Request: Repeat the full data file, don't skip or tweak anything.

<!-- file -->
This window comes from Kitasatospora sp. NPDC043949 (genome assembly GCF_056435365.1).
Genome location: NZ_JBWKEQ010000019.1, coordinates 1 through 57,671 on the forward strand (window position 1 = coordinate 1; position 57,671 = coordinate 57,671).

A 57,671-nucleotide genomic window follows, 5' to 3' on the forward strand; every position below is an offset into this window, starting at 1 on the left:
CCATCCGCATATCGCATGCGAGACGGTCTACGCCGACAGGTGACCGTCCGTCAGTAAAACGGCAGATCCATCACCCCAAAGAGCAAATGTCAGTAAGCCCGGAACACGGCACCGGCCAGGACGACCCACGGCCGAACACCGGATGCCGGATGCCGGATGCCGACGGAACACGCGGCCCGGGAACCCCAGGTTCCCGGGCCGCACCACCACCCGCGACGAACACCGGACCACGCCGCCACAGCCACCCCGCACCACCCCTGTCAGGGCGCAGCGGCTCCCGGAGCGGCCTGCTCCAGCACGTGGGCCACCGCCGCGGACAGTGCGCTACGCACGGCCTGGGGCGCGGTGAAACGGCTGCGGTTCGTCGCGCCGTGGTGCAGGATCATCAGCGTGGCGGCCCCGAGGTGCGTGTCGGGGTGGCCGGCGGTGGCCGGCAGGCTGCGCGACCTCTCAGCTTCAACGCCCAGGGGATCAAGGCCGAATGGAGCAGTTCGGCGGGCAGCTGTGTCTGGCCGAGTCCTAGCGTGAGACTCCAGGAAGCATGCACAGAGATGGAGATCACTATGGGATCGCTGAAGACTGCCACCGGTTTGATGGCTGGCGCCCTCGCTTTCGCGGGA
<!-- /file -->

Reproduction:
This window comes from Kitasatospora sp. NPDC043949 (genome assembly GCF_056435365.1).
Genome location: NZ_JBWKEQ010000019.1, coordinates 1 through 57,671 on the forward strand (window position 1 = coordinate 1; position 57,671 = coordinate 57,671).

A 57,671-nucleotide genomic window follows, 5' to 3' on the forward strand; every position below is an offset into this window, starting at 1 on the left:
CCATCCGCATATCGCATGCGAGACGGTCTACGCCGACAGGTGACCGTCCGTCAGTAAAACGGCAGATCCATCACCCCAAAGAGCAAATGTCAGTAAGCCCGGAACACGGCACCGGCCAGGACGACCCACGGCCGAACACCGGATGCCGGATGCCGGATGCCGACGGAACACGCGGCCCGGGAACCCCAGGTTCCCGGGCCGCACCACCACCCGCGACGAACACCGGACCACGCCGCCACAGCCACCCCGCACCACCCCTGTCAGGGCGCAGCGGCTCCCGGAGCGGCCTGCTCCAGCACGTGGGCCACCGCCGCGGACAGTGCGCTACGCACGGCCTGGGGCGCGGTGAAACGGCTGCGGTTCGTCGCGCCGTGGTGCAGGATCATCAGCGTGGCGGCCCCGAGGTGCGTGTCGGGGTGGCCGGCGGTGGCCGGCAGGCTGCGCGACCTCTCAGCTTCAACGCCCAGGGGATCAAGGCCGAATGGAGCAGTTCGGCGGGCAGCTGTGTCTGGCCGAGTCCTAGCGTGAGACTCCAGGAAGCATGCACAGAGATGGAGATCACTATGGGATCGCTGAAGACTGCCACCGGTTTGATGGCTGGCGCCCTCGCTTTCGCGGGA